NYC Council Votes on E-Cigarette Ban Today

Today the New York City Council
to vote on an ordinance that would ban the use of
electronic cigarettes in bars, restaurants, office buildings,
parks, and other public places, despite the complete absence of
evidence that they pose a hazard to bystanders. Yesterday the
council’s Committee on Health unanimously approved the ban,
apparently swayed by arguments like this:

“Manufacturers of the devices are really in the addiction
business,” said City Councilman James Gennaro of Queens. “This is
what they’re selling. They’re selling addiction. They’re selling in
flavors like cotton candy, Cap’n Crunch, and all these flavors that
appeal to kids. This is what this is about.”

It’s a little hard to decipher exactly what the “this” is that
this is about. But I gather that Gennaro, the main sponsor of the
ban, worries that electronic cigarettes will be a gateway to
smoking for teenagers, even though there is no evidence that is
happening. In fact, the recent increase in e-cigarette use by
teenagers, which has been
among smokers, has been accompanied by a
continued decline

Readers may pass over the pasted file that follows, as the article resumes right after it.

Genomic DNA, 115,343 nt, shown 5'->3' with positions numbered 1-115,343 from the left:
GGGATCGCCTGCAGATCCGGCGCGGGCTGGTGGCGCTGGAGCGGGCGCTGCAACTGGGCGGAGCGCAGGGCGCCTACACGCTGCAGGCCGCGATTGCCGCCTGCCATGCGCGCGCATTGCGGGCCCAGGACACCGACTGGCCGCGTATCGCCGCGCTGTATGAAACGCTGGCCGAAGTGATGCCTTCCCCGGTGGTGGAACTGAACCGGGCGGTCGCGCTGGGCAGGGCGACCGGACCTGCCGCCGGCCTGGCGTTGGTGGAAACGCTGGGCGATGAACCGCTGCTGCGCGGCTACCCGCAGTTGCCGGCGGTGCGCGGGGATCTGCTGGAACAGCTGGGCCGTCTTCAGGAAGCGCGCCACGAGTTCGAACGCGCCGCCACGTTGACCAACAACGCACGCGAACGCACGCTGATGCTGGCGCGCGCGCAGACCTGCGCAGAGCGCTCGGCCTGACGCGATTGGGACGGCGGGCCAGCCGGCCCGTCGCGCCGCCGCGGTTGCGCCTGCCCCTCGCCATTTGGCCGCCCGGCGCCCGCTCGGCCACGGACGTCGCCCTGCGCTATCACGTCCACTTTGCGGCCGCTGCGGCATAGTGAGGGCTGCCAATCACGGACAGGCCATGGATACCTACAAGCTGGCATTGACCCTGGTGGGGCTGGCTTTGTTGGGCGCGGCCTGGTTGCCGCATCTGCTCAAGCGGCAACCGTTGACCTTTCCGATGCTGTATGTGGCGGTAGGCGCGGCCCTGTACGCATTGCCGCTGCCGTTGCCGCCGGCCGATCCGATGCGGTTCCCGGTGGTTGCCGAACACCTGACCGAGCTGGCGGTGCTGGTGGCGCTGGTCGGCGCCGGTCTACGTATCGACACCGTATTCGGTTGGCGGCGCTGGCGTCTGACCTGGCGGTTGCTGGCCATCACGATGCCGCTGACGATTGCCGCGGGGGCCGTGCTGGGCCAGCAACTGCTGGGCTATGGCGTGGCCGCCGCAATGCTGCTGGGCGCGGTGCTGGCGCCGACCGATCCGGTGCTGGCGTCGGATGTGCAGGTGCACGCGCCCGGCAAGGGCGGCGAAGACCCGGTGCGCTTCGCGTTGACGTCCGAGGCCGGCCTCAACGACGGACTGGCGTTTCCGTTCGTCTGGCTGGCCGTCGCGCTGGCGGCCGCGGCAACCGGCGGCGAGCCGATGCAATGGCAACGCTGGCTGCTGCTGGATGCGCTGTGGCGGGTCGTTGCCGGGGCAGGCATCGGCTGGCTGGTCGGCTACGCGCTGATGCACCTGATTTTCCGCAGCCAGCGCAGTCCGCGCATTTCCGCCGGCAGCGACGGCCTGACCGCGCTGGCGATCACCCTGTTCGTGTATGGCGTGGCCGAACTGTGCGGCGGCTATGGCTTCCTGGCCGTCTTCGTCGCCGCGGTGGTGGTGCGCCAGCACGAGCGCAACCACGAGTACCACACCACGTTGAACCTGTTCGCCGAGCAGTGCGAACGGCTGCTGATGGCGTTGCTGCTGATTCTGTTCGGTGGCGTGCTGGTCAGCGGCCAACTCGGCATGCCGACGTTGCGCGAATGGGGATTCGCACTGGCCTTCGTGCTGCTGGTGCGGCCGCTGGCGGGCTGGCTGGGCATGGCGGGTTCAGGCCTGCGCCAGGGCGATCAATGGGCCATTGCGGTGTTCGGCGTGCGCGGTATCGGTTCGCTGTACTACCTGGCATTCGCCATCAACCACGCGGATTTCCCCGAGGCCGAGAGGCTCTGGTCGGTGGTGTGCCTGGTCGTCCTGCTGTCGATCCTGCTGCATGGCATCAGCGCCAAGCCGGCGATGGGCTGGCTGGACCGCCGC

in cigarette consumption.

Gennaro previously has
he worries that kids will mistake e-cigarettes for the
conventional kind, conclude that smoking must be cool again, and
proceed directly to a pack-a-day habit that will threaten their
health and shorten their lives. There is no evidence to support
that concern either, but who needs evidence when children’s lives
are at stake?

In seeking to protect hypothetical children from an utterly
speculative hazard, Gennaro punishes actual adults who have
switched from smoking to vaping, thereby dramatically reducing the
health risks they face. He also discourages others from following
their example by eliminating an important advantage that
e-cigarettes currently enjoy. The predictable result will be more,
not less, smoking-related disease and death.

Although Reuters
the e-cigarette ban an “anti-tobacco” measure, that is an
odd way to describe it, since e-cigarettes contain no tobacco and
generate no combustion products. If anything, Gennaro’s bill is a
pro-tobacco measure that will encourage people to consume their
nicotine along with myriad toxins and carcinogens rather than
choosing a much cleaner method.

The general public seems to be much more sensible about such
matters than the members of the New York City Council. In the
latest Reason-Rupe Public
Opinion Survey
, 62 percent of respondents said the government
should let people use e-cigarettes in public. 

from Hit & Run

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